Tuesday, March 28, 2017


The Great Commission—“Go and make disciples of all the nations, baptizing them in the name of the Father and the Son and the Holy Spirit” (Matthew 28:19 NLT) is a command, and is the responsibility of every Christian. If you’ve been taking this mandate seriously, you have probably been wishing you could go on a missions trip—short term or longer-- but not very sure about it.  When we think about traditional missions trip opportunities, we need to consider what is involved in the process,  including picking a geographic location, raising support, getting a passport and visa, getting immunized, purchasing a round-trip ticket, and of course, tearfully leaving loved-ones behind. All that sounds like a lot of preparation; however, there is a unique opportunity to fulfill the Great Commission that does not require any of that.

So what will this unique opportunity entail? It will cost you nothing more than the cost of your current living expenses; in other words, no increase in your daily expenditure. It requires no immunization, no airline ticket, no passport or visa, and no tearful goodbyes. All you have to do is leave your home or apartment and perform your usual routines: stroll through the neighborhood as usual, go to work or school, and go to the bank if you need to transact a financial business, or go shopping if you needed to buy something.

What is so unique about this?

This is a unique opportunity because there are people in all these places who have not heard the gospel, or do not quite understand it. All you need to do is prayerfully share your faith with whomever you meet, or invite them to church or whatever small-group you might be a part of.  Missions doesn’t always mean you have to leave home or your country of origin. Mission work is all around us, even in our homes, and on our streets. If God specifically calls you to leave home and go to a foreign country, that will be a different story, but until then, be diligent about sharing your faith right where you are and wherever you find yourself on a day to day basis.

Our sharing should be both by word and deed. Showing love and kindness to people usually opens the door for us to verbally share the love of God. So let’s look out for and grab opportunities God places in our path. Like in the story of the Good Samaritan (Luke 10:33-37), let’s go out of our way to show kindness to those who need us. Let’s be creative in finding ways we can serve our neighbors and friends, and in so doing be able to share the gospel of Jesus that brings salvation to all mankind. The Great Commission should be taken far and near, home and abroad!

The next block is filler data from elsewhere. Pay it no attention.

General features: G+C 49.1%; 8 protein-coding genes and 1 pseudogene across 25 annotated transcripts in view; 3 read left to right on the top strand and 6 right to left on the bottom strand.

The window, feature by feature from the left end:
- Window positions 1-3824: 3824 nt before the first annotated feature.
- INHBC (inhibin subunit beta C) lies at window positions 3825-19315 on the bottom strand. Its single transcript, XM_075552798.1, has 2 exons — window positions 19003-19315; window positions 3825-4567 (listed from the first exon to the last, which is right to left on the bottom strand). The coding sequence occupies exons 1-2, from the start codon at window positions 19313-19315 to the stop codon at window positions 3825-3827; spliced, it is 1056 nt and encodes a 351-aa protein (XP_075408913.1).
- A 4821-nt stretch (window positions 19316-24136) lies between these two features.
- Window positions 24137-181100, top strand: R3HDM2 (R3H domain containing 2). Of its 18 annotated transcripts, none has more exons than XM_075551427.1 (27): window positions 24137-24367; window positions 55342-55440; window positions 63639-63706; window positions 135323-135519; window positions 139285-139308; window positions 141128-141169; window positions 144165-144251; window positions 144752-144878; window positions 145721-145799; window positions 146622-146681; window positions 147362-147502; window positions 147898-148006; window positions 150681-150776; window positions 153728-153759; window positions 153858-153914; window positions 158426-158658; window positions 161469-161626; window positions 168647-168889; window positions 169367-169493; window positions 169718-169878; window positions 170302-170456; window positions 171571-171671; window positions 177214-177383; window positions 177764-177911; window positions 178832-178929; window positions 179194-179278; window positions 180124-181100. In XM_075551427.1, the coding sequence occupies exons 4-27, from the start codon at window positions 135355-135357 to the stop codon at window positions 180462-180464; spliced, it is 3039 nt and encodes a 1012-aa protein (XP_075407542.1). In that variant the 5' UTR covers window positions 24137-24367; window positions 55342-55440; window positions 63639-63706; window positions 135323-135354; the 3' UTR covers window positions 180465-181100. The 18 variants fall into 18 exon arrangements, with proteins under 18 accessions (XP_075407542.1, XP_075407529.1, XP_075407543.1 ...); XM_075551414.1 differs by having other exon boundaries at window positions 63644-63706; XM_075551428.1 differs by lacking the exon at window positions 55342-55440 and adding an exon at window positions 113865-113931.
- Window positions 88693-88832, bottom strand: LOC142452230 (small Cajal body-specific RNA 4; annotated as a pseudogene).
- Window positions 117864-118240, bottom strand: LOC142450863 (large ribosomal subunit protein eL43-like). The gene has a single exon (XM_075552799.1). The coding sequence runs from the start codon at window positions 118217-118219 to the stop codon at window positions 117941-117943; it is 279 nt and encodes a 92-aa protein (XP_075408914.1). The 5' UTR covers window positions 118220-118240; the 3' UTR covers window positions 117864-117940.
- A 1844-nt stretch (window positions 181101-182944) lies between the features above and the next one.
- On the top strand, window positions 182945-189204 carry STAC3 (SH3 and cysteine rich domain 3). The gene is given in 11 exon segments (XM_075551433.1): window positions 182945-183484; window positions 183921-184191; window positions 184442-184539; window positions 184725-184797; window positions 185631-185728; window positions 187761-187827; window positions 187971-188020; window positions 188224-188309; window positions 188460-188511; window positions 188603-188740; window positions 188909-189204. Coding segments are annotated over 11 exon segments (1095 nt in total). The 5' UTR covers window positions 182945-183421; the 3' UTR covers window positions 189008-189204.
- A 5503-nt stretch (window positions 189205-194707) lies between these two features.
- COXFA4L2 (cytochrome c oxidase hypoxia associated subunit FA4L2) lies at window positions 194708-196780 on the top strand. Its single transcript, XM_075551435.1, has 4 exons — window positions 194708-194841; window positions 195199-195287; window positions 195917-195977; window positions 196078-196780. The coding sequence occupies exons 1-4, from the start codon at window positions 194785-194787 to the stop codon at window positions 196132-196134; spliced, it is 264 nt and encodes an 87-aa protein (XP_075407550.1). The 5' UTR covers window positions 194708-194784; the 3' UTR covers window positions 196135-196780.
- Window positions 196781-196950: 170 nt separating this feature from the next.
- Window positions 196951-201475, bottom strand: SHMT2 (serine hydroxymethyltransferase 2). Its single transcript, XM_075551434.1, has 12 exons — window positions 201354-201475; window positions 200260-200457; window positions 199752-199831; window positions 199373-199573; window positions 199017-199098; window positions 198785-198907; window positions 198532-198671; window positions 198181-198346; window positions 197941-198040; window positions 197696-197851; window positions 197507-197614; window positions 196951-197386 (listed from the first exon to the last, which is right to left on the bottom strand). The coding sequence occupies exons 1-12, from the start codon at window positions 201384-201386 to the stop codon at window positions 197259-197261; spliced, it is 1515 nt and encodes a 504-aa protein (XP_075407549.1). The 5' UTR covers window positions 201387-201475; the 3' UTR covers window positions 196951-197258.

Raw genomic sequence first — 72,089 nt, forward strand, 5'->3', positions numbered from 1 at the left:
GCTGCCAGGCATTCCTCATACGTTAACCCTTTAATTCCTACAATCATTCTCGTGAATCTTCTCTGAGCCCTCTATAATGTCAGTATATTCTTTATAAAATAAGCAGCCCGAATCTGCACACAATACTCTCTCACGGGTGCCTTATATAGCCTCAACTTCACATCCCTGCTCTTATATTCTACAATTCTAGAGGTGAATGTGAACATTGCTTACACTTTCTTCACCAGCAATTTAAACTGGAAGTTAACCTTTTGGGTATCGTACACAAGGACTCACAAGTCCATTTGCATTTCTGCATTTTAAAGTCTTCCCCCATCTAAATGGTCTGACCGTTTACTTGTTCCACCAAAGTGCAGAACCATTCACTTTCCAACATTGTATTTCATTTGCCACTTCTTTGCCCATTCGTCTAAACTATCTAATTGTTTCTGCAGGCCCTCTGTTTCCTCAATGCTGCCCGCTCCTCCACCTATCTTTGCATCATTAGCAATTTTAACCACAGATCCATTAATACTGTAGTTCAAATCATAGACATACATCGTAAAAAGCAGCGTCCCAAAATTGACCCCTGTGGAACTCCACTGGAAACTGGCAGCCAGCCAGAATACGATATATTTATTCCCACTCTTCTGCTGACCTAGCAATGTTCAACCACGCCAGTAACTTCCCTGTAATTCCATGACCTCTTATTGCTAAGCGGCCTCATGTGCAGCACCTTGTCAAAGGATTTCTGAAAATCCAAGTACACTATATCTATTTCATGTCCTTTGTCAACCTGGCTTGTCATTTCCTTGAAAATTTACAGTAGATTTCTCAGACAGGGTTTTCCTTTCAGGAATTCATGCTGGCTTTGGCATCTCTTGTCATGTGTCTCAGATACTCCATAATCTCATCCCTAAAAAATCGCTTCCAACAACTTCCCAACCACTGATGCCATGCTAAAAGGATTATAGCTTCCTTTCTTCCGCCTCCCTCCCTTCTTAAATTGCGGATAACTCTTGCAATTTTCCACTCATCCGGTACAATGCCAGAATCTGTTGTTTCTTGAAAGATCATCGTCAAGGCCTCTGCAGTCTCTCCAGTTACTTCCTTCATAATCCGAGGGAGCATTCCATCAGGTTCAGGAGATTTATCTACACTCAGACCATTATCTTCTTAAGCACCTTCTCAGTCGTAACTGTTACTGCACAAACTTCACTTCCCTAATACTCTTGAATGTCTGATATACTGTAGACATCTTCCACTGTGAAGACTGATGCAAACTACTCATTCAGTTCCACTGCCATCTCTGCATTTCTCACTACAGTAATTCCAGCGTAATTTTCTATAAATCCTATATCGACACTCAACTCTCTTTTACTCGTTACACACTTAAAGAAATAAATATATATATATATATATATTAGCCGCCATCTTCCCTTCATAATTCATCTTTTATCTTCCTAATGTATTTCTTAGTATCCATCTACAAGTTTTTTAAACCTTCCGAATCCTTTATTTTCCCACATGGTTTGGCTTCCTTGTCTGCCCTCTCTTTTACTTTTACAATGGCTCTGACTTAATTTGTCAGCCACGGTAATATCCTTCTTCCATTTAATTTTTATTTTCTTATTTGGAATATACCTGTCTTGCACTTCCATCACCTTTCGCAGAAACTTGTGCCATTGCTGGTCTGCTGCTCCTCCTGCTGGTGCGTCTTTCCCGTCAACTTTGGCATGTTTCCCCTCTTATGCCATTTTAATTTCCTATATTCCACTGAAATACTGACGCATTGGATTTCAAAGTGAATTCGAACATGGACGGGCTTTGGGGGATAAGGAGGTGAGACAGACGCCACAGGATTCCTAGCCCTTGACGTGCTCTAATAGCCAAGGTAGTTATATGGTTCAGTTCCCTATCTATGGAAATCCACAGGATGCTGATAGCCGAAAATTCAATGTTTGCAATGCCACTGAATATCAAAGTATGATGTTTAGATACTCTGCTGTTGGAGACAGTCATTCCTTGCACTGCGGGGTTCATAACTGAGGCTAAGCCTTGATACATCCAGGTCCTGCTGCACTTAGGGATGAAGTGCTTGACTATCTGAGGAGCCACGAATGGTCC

We’ve been saved through the efforts of others who obeyed the Great Commission; let us also obey it so many more will be saved. The gospel spreads through multiplication, and we are all called to share it wherever we go. Let’s not waste time sitting around, waiting for another prompt from God; this is it. We need compassion for the lost, and the zeal to share with them. God has given us all we need to live godly lives (2 Peter 1:3), and that includes the courage and boldness to share with others.

Word of caution: we have not been called to convert anyone; our responsibility is to share the love of God. It is the Holy Spirit’s responsibility to convict men of sin and convert. We need to follow our sharing with prayers that the hearts of those we share with would be softened and that they’ll understand their need for salvation. Follow-up contacts by phone, text, or email could help the process, and let’s remember, “A wise person wins souls” (Proverbs 11:30 NLT). Also, conversions don’t happen overnight in every situation, so prayerfully exercise patience.

So as you see, sharing the gospel is not that complicated. The unique opportunity is available to all Christians. And until God gives you specific instructions to go to another country, seize this unique opportunity, and enjoy the Great Commission right here at home! 

Tuesday, March 21, 2017



I was on the highway the other day, going home from a doctor’s visit. The exit off the highway that will take me home was further divided into two. This meant, off the highway, I had to make a choice. Which way should I go? I could go either to the left or to the right. Of course these two sub-exits lead to different destinations, and only one would lead me home. I went right; the driver behind me went left. What if the driver who went left really wanted to go to my house or to my neighborhood, would that left exit get him to that intended destination? No!

Everybody in this world is on a journey, going somewhere. There are at least three groups of people on this journey, and there are two destinations to choose from. The people in the first group know where they are going, and know how to get there. They are sure they are on the right road and going in the right direction, and even know what to expect at their destination.

The people in the second group have no idea where they are going or where they’d like to go, and so how they get there isn’t a concern; they seem to be saying, “Any destination will do.” The truth is these people will be very surprised, terrified, and disappointed when they arrive at their unplanned destination. Their destination at the end of their journey will not be anything they’d like to identify with. But unfortunately, they’ll not be able to turn around, or go in a different direction. That destination will be their permanent home.

Those in the third group on the other hand, know where they want to go, but don’t know how to get there. Yet they assume and claim that they are already on the right path. The people in this group need to be redirected. Desiring to arrive at a particular destination will not get you there if you take the wrong road or wrong exit. The destination at the end of the road you are on is where you’ll end up, whether or not it was your intended destination. Some of the people in this group will accept re-direction, but the others won’t.